Barrel length


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WayBeau
December 6, 2012, 10:33 AM
Just wondering what the shortest length you would go for a barrel is? I was toying around on the E.R. Shaw site yesterday and noticed that you can get a rifle with a 16" barrel. In my, very limited, experience that seems awfully short unless you're shooting an AR of some sort, but I truly don't know. There would definitely be several advantages in the thick cover of the deer woods I hunt, but I'm not sure of the affects on accurracy.

So I'm curious to know how short you all would go. I was 'building' a 6.5x55.

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HOOfan_1
December 6, 2012, 10:54 AM
Shortest I would go on a 6.5x55 is 22". I wouldn't even consider anything shorter than 20", but if I had a choice 22" or 24"

helotaxi
December 6, 2012, 11:16 AM
It all depends on the cartridge and the range that you plan shoot. You lose velocity as you shorten the barrel. The amount that you lose depends on the particular cartridge and load. Whether that velocity loss makes a difference or not depends on what you're using the rifle for. In the thick woods, it essentially isn't going to matter since your shots are going to be at close range. Having a really compact rifle more than makes up for the inconsequential velocity loss in that scenario.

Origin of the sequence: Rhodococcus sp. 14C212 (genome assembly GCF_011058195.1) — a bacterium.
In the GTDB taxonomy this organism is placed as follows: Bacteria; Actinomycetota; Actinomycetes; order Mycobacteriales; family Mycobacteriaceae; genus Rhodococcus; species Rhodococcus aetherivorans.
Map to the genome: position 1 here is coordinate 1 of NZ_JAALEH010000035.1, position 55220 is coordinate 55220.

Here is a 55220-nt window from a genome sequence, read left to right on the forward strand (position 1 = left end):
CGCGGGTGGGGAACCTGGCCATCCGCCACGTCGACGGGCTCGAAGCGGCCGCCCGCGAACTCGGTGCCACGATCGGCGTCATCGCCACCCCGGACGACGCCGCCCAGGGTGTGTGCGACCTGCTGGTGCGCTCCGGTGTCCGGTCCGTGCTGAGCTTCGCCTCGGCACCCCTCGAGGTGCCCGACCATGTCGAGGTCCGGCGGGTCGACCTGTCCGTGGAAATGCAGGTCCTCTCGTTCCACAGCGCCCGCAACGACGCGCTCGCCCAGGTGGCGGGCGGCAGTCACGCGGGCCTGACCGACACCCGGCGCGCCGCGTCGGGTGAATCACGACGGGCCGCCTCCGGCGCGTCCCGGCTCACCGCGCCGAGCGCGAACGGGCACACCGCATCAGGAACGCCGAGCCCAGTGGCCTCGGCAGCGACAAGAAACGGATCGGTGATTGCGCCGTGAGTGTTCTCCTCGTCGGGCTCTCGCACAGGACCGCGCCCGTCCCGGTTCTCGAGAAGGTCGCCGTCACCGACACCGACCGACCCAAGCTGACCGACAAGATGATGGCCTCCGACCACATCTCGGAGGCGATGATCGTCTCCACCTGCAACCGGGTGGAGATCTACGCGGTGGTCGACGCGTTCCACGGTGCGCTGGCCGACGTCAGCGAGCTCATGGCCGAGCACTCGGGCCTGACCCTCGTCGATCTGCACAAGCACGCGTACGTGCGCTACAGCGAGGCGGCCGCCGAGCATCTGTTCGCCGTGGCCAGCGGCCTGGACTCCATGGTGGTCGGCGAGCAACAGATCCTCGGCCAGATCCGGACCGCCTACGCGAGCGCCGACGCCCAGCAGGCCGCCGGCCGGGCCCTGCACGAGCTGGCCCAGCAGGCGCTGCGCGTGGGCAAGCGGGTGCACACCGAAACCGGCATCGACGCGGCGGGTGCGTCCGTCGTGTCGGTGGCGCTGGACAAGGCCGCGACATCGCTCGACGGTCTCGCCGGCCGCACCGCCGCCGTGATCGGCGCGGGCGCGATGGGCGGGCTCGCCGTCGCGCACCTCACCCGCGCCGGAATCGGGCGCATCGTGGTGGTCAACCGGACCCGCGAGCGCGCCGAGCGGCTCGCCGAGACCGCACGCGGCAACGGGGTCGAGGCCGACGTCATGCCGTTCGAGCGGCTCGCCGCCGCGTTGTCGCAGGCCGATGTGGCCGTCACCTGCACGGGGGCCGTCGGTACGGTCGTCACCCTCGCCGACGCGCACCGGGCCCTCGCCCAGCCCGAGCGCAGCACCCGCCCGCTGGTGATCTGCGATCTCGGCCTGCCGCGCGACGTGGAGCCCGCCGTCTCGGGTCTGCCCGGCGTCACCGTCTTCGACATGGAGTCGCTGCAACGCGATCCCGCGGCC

The other thing to consider is the increase in muzzle blast with the shorter barrel. That, again, may or may not matter to you.

mtrmn
December 6, 2012, 12:51 PM
Also, "they" say shorter barrels flex less and are "more accurate." I do know that at 100 yds, I have a 16" AR that will consistently shoot tighter groups than my 20" HBAR.

WayBeau
December 6, 2012, 03:49 PM
Also, "they" say shorter barrels flex less and are "more accurate." I do know that at 100 yds, I have a 16" AR that will consistently shoot tighter groups than my 20" HBAR.

I was under the impression that longer barrels produced better accurracy.

Sam1911
December 6, 2012, 03:53 PM
I was under the impression that longer barrels produced better accurracy.Not necessarily. Longer barrels will universally give you more velocity from a cartridge, but shorter barrels are stiffer (for the same wall thickness anyway) and tend to give an accuracy bonus.

Of course, that's trying to compare two barrels that are perfectly identical in every other way, and that doesn't actually exist, but short barrels can be quite accurate, and shortening a barrel can sometimes improve its accuracy.

Skribs
December 6, 2012, 03:58 PM
I hadn't thought about short barrels being stiffer before. Does this concept translate to pistols as well, or are their barrels already so short that it doesn't really matter?

Art Eatman
December 6, 2012, 04:01 PM
Google for "Secrets of the Houston Warehouse". It's a worthwhile read about barrel lengths and accuracy.

My 19" Sako sporter in .243 is a sub-MOA rifle. My 26" Wby '06 is a sub-MOA shooter. Go figure.

WayBeau
December 6, 2012, 04:20 PM
The other thing to consider is the increase in muzzle blast with the shorter barrel. That, again, may or may not matter to you.